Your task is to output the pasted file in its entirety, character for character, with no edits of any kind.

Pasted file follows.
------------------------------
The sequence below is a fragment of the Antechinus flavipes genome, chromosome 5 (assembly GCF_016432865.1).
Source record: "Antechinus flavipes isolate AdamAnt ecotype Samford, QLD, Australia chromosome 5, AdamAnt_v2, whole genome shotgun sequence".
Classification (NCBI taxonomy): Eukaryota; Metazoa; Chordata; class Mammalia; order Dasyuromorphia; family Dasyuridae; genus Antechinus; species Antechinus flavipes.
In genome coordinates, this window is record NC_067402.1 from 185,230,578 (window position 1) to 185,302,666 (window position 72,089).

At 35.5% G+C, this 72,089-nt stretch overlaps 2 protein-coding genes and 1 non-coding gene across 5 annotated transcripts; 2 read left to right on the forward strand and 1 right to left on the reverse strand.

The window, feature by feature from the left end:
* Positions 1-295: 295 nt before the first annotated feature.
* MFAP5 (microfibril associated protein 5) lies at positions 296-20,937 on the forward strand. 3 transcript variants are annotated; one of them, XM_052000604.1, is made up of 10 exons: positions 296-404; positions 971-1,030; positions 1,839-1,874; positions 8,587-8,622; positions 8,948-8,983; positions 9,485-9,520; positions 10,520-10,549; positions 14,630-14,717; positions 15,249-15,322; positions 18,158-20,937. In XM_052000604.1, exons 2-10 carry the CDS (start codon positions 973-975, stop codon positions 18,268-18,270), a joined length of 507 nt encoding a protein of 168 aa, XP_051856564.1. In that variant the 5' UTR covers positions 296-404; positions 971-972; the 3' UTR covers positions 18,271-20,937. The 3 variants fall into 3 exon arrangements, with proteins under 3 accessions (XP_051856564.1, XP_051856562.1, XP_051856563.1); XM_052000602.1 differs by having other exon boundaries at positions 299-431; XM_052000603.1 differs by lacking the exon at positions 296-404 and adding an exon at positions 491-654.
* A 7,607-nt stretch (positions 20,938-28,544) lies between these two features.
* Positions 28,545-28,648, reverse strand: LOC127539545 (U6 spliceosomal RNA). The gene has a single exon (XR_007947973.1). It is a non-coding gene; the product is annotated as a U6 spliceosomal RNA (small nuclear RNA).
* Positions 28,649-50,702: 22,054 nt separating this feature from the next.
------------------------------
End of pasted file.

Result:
The sequence below is a fragment of the Antechinus flavipes genome, chromosome 5 (assembly GCF_016432865.1).
Source record: "Antechinus flavipes isolate AdamAnt ecotype Samford, QLD, Australia chromosome 5, AdamAnt_v2, whole genome shotgun sequence".
Classification (NCBI taxonomy): Eukaryota; Metazoa; Chordata; class Mammalia; order Dasyuromorphia; family Dasyuridae; genus Antechinus; species Antechinus flavipes.
In genome coordinates, this window is record NC_067402.1 from 185,230,578 (window position 1) to 185,302,666 (window position 72,089).

At 35.5% G+C, this 72,089-nt stretch overlaps 2 protein-coding genes and 1 non-coding gene across 5 annotated transcripts; 2 read left to right on the forward strand and 1 right to left on the reverse strand.

The window, feature by feature from the left end:
* Positions 1-295: 295 nt before the first annotated feature.
* MFAP5 (microfibril associated protein 5) lies at positions 296-20,937 on the forward strand. 3 transcript variants are annotated; one of them, XM_052000604.1, is made up of 10 exons: positions 296-404; positions 971-1,030; positions 1,839-1,874; positions 8,587-8,622; positions 8,948-8,983; positions 9,485-9,520; positions 10,520-10,549; positions 14,630-14,717; positions 15,249-15,322; positions 18,158-20,937. In XM_052000604.1, exons 2-10 carry the CDS (start codon positions 973-975, stop codon positions 18,268-18,270), a joined length of 507 nt encoding a protein of 168 aa, XP_051856564.1. In that variant the 5' UTR covers positions 296-404; positions 971-972; the 3' UTR covers positions 18,271-20,937. The 3 variants fall into 3 exon arrangements, with proteins under 3 accessions (XP_051856564.1, XP_051856562.1, XP_051856563.1); XM_052000602.1 differs by having other exon boundaries at positions 299-431; XM_052000603.1 differs by lacking the exon at positions 296-404 and adding an exon at positions 491-654.
* A 7,607-nt stretch (positions 20,938-28,544) lies between these two features.
* Positions 28,545-28,648, reverse strand: LOC127539545 (U6 spliceosomal RNA). The gene has a single exon (XR_007947973.1). It is a non-coding gene; the product is annotated as a U6 spliceosomal RNA (small nuclear RNA).
* Positions 28,649-50,702: 22,054 nt separating this feature from the next.